• If you put your clothes on inside out as well as outside walk backwards on Halloween night. At midnight you will see a witch in the sky. People used to believe witches were the devil, or that they were consumed by evil. (I've been known to do both, on a fairly consistent basis. No wonder I run into so many witchy people and was gifted with a sign that says "If the broom fits, ride it"! It fit and I do.

• There is also an old saying "if the flame on your candle goes out on Halloween celebration; it gives you the meaning that you are with a ghost". (Stocking up on matches, lighters, and battery powered lanterns)

• If you ring a bell on Halloween it will frighten evil spirits away. (Ding!)

shown above:
One of my favorite photos of myself. And yes, I do sit around doing magic and creating magical potions for Halloween.  No need to be afraid! I'm from the light side, not the dark. I just have to work in the dark a lot, to help others ;-) Join my wilde ride and become a follower of this blog ;-)


Recipes and Photo Tutorial!
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Happy Halloween from Salem, Oregon and Douglas (Island) Alaska 

and to all points, and four corners of this world...and ...oh yeah.....to all of those beyond!


Michele Bilyeu blogs With Heart and Hands as she shares a quilting journey through her life in Salem, Oregon and Douglas, Alaska. Sewing, quilting, and wildcrafting, with small format art quilts, prayer flags, and comfort quilts for a variety of charitable programs. And best of all, sharing thousands of links to Free Quilt and Quilt Block Patterns and encouraging others to join her and make and donate quilts to charitable causes.   Help us change the world, one little quilt at a time!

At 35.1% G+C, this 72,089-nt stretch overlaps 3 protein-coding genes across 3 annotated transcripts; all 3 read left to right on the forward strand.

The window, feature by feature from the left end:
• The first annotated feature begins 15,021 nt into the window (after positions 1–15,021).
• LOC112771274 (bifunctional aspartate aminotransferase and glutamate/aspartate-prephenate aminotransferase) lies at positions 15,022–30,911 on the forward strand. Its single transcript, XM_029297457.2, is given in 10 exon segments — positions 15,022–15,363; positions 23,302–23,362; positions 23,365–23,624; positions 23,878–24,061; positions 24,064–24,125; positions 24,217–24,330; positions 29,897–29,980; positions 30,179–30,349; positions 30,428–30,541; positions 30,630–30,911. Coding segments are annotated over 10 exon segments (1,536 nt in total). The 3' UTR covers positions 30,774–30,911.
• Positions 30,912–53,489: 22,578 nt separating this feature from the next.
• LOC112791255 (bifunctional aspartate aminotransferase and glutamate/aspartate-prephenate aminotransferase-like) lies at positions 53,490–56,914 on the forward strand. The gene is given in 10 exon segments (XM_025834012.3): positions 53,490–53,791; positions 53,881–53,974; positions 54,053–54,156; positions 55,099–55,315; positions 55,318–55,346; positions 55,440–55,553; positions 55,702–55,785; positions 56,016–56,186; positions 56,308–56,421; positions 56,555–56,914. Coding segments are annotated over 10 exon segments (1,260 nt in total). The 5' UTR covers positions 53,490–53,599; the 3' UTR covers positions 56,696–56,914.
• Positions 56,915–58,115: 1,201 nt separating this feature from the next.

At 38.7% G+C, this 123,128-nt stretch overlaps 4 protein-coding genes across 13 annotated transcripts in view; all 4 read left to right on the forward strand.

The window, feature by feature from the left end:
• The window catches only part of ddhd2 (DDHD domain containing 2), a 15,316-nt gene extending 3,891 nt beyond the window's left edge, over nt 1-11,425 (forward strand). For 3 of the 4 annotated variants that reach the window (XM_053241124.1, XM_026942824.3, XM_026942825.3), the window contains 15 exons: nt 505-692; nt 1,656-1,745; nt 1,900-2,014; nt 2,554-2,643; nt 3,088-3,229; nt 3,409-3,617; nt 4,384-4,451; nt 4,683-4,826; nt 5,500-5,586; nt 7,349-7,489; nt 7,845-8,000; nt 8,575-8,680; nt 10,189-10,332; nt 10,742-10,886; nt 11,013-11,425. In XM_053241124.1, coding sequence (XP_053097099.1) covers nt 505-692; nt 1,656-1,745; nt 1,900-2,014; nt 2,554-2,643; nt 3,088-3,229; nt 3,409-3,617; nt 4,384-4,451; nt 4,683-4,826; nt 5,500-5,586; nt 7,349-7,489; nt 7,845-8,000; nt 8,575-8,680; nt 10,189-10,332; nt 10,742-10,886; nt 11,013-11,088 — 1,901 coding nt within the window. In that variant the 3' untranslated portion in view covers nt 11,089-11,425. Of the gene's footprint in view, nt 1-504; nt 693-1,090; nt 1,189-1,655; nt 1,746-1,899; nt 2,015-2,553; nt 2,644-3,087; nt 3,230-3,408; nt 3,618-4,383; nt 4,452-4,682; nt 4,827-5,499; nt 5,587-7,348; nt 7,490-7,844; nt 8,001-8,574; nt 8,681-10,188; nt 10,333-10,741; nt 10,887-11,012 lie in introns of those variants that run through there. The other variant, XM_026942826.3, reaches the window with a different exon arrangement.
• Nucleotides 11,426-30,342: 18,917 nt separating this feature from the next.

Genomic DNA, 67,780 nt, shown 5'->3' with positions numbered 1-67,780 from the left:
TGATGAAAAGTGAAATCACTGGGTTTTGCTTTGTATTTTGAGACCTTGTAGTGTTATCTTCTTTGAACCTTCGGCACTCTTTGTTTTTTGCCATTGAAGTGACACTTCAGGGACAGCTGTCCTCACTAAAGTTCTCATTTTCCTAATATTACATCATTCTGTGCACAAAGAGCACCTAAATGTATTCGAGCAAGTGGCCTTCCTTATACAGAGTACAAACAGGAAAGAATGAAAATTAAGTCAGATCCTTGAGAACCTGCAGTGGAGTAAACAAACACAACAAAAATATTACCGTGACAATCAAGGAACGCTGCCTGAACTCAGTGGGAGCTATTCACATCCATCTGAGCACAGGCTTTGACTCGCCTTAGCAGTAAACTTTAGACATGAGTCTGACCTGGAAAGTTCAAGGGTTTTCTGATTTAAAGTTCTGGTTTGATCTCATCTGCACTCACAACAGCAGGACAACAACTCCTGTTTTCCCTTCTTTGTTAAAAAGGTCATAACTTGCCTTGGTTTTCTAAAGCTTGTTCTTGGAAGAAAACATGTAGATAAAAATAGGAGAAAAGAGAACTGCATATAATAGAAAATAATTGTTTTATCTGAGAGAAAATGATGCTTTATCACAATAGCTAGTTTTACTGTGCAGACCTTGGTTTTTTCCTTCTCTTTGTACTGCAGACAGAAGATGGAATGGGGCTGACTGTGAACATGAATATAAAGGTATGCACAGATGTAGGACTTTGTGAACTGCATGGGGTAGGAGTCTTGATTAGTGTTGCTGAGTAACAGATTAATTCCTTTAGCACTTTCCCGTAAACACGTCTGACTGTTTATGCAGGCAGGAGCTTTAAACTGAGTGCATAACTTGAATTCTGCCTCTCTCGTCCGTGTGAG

7 comments:

  1. They have you coming and going with all the superstitions. However, it all sounds fun to me.

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  2. Hi Michele. These are kinda funny. Thanks for listing them. It is amazing what folklore has been passed down from generation to generation. My MIL would always tie a knot in a curtain every time she heard a whipowill.(?) She said that their call meant death. And a knot in a curtain would prevent it. Go figure. Happy Halloween.

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  3. Most of these are new superstitions to me, but I WILL keep them in mind. :)

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  4. Makes me wonder how all these superstitions got started

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  5. What a great post - I love those superstitions :). Lovely photo of you :)

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  6. Hi Michele. My Dad was born on Halloween and would have been 102 yesterday, had he lived. I almost did not read this post. Being of Irish heritage, I swear I have heard every Halloween superstition, especially tales of the Banshee, from an early age. I would have missed so much had I not read this post because the true joy comes from your asides. I have tears pouring down my face from laughter. You are a hoot! I often wish I had a good sense of humor but I think I was behind the door when those were given out. Always too serious. You truly made my day. Thanks! Oh, I live in a senior community and we have a monthly newsletter. With proper credit to you and your blog, would our social worker be able to print this next year?

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  7. My congratulations for your site! It helped me a lot and enjoyed , especially that all your shares are interesting. Long life to your site. Above all, never give up , your blog is really great!


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Michele Bilyeu blogs "With Heart and Hands" as she journeys between Douglas, Alaska and Salem, Oregon.